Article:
"bourgeois nationalist"), and his growing involvement in
politics in the late 1980s--all these are described within
the context of major developments in postwar Soviet Union and
their direct impact on Estonia.
Meri is a gifted raconteur who tells his story, as well
as that of Estonia, in a matter-of-fact manner--one that
allows the autobiographical and the chronological to merge
effortlessly. Characteristically, his description of the
family's exile in Russia focuses on the Russian countryside,
its peoples, and the means of survival, rather than the
sufferings and deprivations that he and his family
experienced. By the same token, he often chooses to highlight
the absurdities of Soviet rule, rather than dwelling on its
gloomier manifestations, thereby revealing his renowned sense
of humor. Particularly memorable is Meri's discovery of his
own name on "ersatz" toilet paper in the "gentlemen's room"
at Estonian state radio; that paper turned out to be the
protocol of a Communist Party meeting at which Meri's
"nationalist" inclinations had been discussed at length.
At the other end of the emotional spectrum, however,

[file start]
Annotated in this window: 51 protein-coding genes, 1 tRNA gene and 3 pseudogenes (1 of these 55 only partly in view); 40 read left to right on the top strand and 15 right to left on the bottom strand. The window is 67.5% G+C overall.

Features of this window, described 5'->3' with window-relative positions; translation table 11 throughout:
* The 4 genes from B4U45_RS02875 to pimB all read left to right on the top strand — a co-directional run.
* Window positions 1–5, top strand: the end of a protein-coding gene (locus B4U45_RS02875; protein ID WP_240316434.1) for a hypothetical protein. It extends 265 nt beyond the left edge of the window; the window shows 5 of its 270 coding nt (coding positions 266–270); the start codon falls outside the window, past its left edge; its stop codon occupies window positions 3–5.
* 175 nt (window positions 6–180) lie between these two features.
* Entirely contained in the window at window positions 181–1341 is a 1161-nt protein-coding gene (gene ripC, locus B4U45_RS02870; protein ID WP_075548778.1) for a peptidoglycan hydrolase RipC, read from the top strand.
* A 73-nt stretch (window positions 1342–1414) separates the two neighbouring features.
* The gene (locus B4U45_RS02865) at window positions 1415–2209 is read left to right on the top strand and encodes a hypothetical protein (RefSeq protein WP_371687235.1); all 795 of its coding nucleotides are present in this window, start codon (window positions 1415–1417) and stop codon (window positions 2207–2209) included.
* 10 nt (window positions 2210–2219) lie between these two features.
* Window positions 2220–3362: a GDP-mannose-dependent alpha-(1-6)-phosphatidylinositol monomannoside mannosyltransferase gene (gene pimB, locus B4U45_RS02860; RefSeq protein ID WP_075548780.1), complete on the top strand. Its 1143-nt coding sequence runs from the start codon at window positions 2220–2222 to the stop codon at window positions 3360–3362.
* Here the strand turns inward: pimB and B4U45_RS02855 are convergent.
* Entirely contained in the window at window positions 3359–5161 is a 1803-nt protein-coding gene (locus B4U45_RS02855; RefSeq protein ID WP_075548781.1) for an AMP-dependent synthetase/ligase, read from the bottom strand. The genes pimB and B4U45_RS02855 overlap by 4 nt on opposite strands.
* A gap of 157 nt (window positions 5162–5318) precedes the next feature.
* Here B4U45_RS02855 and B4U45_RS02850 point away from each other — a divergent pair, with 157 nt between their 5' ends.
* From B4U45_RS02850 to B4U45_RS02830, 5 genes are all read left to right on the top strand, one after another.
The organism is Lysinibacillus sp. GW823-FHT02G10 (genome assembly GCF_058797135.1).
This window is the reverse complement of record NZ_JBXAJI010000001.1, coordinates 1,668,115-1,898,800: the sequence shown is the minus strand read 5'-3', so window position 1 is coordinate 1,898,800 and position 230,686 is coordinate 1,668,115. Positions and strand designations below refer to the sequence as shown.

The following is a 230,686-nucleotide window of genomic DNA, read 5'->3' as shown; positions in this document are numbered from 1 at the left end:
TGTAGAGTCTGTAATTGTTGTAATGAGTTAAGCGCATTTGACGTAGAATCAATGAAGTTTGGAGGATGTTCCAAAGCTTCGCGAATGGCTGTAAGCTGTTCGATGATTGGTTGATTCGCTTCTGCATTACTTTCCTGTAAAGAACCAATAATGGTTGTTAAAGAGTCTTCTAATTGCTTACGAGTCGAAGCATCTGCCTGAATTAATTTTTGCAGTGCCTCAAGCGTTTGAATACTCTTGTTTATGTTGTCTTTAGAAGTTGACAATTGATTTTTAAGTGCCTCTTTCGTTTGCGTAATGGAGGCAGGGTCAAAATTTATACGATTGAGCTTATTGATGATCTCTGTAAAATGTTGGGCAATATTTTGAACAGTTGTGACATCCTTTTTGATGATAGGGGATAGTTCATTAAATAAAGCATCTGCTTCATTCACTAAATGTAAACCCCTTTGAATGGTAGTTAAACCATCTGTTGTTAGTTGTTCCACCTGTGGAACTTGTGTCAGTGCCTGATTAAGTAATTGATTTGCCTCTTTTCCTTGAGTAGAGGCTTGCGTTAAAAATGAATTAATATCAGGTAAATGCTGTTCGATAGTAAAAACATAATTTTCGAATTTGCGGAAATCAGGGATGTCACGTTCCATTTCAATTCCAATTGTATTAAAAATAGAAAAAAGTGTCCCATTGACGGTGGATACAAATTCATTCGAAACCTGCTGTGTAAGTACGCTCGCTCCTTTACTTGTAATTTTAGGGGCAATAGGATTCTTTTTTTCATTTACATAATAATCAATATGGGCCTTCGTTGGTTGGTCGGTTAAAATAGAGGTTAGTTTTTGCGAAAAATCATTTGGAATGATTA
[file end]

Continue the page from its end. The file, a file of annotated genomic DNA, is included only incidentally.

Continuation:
Meri repeatedly sounds a somber note in recalling how the
"double standards" (Doppelmoral) of Western democracies led
to the acceptance of a divided Europe after World War II.
Implicit in those reminders is a warning about the possible
ramifications if the West again chooses not to defend the
principles that it espouses. Against the background of the
Baltic States' current bid to become members of NATO, Meri's
descriptions of how he and other Estonians viewed Western
inaction over the Soviet interventions in Budapest, Prague,
and Afghanistan are especially resonant.
Indeed, were Estonian diplomats looking for a few brief
paragraphs to promote their country's bid to join the
Atlantic alliance, they would be hard pressed to find more
eloquent ones than those with which the book concludes: "If
one sacrifices even a small country against its will, then
one also sacrifices principles," Meri argues. "Now is not the
best time in Europe to talk about principles. Most people
would rather hear about material goods.... However, well-
being and harmony...are linked to principles that democracies
must never give up. That Europe will remain Europe only as
long this connection is understood and respected, that is our
common problem of the next century."
Published to coincide with Meri's 70th birthday earlier
this year, "A Life for Estonia" is a fitting tribute to that
country's president as his second term in office begins to
near its end. Readers may regret that more space was not
devoted to Meri's experiences as head of state and to
Estonia's transition following the regaining of independence,
not least because of the obvious parallels--to which Meri
himself alludes--between this period and the interwar one.
Many will also regret, particularly in view of the book's
scope, that no index is provided. This latter omission could
easily be rectified, however, should the book appear in
translation, which it indisputably deserves to do.